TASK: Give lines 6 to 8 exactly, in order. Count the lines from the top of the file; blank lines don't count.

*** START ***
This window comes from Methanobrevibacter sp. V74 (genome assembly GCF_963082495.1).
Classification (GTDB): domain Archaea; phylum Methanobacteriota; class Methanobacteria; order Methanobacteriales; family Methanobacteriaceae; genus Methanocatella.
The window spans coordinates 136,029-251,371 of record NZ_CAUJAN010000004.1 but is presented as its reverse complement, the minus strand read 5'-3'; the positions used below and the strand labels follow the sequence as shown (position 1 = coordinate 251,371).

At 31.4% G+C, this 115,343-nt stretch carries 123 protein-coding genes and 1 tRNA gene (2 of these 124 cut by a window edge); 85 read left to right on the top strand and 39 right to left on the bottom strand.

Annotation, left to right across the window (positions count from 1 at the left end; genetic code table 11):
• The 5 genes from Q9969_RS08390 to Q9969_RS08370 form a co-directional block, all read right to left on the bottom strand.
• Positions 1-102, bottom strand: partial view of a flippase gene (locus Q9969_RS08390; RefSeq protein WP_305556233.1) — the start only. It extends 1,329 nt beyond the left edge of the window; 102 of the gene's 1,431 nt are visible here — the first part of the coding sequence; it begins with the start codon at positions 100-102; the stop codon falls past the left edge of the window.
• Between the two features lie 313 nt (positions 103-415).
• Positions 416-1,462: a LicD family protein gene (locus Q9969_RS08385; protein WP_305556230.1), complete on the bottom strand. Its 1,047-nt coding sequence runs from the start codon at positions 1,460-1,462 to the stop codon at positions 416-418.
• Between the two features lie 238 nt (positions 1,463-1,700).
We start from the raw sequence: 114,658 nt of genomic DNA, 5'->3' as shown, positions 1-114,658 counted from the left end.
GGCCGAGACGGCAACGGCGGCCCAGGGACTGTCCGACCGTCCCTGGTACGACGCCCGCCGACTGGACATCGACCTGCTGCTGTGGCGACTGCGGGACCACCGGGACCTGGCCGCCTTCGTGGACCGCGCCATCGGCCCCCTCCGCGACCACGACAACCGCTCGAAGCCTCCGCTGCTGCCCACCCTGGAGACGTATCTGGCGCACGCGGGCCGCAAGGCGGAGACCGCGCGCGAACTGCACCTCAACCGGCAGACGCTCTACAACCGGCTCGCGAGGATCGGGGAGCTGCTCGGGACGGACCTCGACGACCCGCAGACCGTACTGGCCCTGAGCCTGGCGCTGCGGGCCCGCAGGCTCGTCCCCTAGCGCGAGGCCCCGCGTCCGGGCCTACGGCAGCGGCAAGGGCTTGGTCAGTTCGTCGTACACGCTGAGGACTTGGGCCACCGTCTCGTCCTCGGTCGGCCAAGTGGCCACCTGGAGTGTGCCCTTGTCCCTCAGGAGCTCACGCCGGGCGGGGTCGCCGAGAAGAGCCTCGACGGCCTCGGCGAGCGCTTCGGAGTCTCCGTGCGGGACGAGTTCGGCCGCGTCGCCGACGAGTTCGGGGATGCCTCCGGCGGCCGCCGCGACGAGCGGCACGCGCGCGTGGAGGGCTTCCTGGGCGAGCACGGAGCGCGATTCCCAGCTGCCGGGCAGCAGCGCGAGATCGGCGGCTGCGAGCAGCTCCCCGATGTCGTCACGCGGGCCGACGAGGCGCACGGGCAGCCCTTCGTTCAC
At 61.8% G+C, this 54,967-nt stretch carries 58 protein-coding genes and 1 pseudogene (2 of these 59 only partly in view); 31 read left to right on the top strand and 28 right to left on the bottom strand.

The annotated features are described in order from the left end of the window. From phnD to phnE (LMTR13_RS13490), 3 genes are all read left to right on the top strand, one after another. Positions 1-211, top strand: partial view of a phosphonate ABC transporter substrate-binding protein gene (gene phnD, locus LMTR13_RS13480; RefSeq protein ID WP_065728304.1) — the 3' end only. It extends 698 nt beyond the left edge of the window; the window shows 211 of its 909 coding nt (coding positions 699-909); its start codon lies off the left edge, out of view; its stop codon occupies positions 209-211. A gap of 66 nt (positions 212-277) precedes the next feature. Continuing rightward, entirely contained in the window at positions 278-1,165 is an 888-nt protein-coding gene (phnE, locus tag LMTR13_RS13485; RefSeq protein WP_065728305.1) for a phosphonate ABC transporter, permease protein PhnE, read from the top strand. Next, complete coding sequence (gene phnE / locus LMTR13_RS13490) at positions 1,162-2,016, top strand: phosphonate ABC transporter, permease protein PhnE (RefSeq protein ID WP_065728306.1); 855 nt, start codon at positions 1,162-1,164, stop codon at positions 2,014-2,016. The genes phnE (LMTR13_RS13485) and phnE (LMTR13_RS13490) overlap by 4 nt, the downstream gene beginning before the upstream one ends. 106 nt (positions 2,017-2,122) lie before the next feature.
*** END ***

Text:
• The 5 genes from Q9969_RS08390 to Q9969_RS08370 form a co-directional block, all read right to left on the bottom strand.
• Positions 1-102, bottom strand: partial view of a flippase gene (locus Q9969_RS08390; RefSeq protein WP_305556233.1) — the start only. It extends 1,329 nt beyond the left edge of the window; 102 of the gene's 1,431 nt are visible here — the first part of the coding sequence; it begins with the start codon at positions 100-102; the stop codon falls past the left edge of the window.
• Between the two features lie 313 nt (positions 103-415).